Burling to Receive William & Mary Law School’s 2022 Brigham-Kanner Property Rights Prize

  • Property Rights
    Property Rights  As a litigator and Vice President of Legal Affairs at the Pacific Legal Foundation, James Burling has repeatedly shown through his accomplishments and writings that property rights are fundamental to protecting individual and civil rights.  
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James Burling, Vice President of Legal Affairs at Pacific Legal Foundation, will receive the 2022 Brigham-Kanner Property Rights Prize at William & Mary Law School’s 19th annual Brigham-Kanner Property Rights Conference on September 29-30 sponsored by the William & Mary Property Rights Project.

The Property Rights Project presents the award each year to an individual whose scholarly work and accomplishments affirm that property rights are fundamental to protecting individual and civil rights.

“James Burling is among the foremost students of the relationship between citizens and their government in contemporary America,” said Steven J. Eagle, Professor Emeritus of Law at George Mason University’s Antonin Scalia Law School and the 2019 Brigham-Kanner Prize winner.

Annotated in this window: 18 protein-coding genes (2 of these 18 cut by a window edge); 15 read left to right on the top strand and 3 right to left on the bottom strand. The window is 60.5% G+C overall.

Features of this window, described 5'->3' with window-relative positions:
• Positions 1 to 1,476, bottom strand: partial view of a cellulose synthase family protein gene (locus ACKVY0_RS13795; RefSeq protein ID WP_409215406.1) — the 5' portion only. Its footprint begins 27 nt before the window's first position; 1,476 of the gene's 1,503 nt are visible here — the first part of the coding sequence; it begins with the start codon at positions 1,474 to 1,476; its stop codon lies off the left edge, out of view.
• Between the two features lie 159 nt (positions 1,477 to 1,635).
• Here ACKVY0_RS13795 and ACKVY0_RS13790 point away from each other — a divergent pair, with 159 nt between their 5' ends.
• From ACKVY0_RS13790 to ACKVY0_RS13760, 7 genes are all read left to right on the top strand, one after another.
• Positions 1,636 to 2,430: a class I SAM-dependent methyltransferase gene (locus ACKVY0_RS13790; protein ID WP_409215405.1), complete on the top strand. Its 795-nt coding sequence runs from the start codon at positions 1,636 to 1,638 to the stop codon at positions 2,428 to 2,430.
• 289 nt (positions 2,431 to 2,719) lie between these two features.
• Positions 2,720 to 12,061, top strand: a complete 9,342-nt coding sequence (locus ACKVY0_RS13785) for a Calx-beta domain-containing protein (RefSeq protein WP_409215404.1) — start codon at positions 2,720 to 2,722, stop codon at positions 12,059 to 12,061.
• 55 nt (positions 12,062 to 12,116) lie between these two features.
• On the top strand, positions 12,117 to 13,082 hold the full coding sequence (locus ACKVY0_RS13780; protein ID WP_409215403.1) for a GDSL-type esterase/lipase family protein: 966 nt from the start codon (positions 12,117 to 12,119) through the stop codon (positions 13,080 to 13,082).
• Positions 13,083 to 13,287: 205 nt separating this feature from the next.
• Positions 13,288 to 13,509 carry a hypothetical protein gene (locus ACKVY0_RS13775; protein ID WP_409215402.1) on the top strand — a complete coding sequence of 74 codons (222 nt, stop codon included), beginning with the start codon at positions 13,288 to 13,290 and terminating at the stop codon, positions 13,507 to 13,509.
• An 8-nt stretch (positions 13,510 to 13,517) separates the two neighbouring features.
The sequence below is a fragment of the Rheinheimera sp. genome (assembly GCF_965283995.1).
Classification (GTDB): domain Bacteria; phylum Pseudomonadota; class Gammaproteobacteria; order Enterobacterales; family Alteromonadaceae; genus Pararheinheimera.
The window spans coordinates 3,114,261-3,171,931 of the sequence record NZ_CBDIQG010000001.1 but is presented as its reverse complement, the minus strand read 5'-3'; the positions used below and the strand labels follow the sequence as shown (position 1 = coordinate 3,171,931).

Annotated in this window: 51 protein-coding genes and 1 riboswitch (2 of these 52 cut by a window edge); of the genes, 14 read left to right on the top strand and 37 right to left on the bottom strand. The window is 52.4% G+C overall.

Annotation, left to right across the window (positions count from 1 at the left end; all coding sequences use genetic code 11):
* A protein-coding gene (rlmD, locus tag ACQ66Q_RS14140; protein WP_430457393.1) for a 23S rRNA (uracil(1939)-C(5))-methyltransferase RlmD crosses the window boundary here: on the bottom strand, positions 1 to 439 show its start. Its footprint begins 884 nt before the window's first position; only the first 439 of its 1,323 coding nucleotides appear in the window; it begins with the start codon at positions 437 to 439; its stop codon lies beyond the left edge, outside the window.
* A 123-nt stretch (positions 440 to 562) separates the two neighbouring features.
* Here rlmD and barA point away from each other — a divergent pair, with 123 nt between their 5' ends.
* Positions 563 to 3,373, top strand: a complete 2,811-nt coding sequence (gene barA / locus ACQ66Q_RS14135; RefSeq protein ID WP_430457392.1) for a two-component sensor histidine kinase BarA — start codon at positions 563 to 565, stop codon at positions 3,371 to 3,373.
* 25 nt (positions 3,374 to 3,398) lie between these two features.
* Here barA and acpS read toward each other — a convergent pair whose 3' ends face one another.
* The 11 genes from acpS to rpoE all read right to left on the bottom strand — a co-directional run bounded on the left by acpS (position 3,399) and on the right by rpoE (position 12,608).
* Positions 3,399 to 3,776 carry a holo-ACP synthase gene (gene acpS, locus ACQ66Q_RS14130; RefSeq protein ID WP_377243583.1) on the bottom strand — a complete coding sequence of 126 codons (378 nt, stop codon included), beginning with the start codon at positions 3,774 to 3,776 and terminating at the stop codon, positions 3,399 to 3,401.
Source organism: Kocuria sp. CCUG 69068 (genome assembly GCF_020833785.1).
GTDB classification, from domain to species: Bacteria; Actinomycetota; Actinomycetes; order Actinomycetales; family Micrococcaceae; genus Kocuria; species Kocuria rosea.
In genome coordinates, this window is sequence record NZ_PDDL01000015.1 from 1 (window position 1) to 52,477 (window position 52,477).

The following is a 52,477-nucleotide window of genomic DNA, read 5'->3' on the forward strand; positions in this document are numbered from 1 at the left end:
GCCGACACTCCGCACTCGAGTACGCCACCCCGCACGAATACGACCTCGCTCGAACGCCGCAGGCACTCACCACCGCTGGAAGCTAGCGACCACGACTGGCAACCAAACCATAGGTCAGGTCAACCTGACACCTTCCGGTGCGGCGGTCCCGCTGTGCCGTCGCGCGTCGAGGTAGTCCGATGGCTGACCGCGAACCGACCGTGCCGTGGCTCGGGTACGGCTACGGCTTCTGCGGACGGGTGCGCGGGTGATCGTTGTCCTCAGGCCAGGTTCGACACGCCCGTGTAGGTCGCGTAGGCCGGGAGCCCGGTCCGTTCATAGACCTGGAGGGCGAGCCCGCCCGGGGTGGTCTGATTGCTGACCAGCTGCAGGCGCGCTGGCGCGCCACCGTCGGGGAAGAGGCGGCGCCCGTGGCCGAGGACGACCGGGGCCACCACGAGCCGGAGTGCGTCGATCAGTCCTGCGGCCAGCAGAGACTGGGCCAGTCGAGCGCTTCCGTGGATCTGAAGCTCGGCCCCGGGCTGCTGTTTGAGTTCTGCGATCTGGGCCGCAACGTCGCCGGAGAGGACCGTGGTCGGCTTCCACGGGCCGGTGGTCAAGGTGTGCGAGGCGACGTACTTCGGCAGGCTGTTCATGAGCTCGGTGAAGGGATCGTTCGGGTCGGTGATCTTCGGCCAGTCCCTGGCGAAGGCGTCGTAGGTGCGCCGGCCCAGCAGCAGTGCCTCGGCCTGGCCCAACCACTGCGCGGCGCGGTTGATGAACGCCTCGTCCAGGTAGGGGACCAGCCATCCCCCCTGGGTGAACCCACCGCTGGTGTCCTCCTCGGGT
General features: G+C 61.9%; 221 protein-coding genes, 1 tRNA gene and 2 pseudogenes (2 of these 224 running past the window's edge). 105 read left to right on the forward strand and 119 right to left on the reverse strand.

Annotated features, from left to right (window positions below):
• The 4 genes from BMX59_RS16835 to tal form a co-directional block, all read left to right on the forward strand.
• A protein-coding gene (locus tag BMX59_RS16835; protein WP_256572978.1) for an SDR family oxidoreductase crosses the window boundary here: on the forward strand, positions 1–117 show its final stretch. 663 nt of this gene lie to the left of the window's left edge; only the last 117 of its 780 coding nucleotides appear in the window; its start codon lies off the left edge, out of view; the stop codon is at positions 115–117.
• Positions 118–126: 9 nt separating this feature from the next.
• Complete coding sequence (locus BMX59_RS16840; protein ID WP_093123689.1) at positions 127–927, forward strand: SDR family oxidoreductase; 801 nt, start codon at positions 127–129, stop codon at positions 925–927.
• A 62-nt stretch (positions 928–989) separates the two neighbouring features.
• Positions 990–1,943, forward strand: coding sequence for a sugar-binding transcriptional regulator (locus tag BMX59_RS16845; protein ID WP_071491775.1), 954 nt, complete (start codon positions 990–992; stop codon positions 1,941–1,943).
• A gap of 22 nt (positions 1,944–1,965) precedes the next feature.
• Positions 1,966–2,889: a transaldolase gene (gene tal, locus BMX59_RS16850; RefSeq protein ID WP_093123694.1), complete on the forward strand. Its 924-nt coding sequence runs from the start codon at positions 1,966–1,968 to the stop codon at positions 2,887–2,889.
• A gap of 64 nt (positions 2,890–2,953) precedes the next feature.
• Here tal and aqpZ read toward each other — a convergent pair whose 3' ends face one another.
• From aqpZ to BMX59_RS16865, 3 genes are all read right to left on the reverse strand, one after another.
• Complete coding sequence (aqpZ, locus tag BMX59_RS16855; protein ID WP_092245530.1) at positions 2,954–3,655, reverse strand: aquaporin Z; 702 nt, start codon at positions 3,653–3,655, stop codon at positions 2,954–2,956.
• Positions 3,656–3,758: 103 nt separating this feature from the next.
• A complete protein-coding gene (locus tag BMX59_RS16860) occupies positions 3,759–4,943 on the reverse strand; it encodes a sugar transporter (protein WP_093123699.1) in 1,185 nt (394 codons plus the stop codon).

“For the many years that I have known him, Jim Burling has written extensively on property rights and been its strong advocate,” Eagle said. “Both as a litigator for, and now as Vice President of Legal Affairs at the Pacific Legal Foundation, he has marshaled resources, selected cases, and developed strategies that have made him perhaps the most effective force in advancing property rights today.”

Burling attended the University of Arizona College of Law in Tucson, where he served as an editor for the Law Review and received a J.D. degree in 1983. He had previously received a Master’s degree in geological sciences from Brown University and an undergraduate degree from Hamilton College in New York. Burling received the Professional Achievement Award from the University of Arizona Alumni Association in 2018.

Burling has worked with the Pacific Legal Foundation, a nonprofit legal organization that defends Americans’ liberties when threatened by government overreach and abuse, since 1983, litigating cases from Alaska to Florida. He is a member of the Federalist Society’s Environmental Law and Property Rights Practice Group’s Executive Committee, a member of the American College of Real Estate Lawyers, and an honorary member of Owners Counsel of America, an organization comprised of eminent domain attorneys who represent property owners. The Owners Counsel awarded James its Crystal Eagle award in 2013.

In 2001, Burling successfully argued a major property rights case, Palazzolo v. Rhode Island, before the United States Supreme Court, a case that affirmed that rights in regulated property do not disappear when land is bought and sold. He has written extensively on all aspects of property rights and environmental law and frequently speaks on these subjects throughout the nation.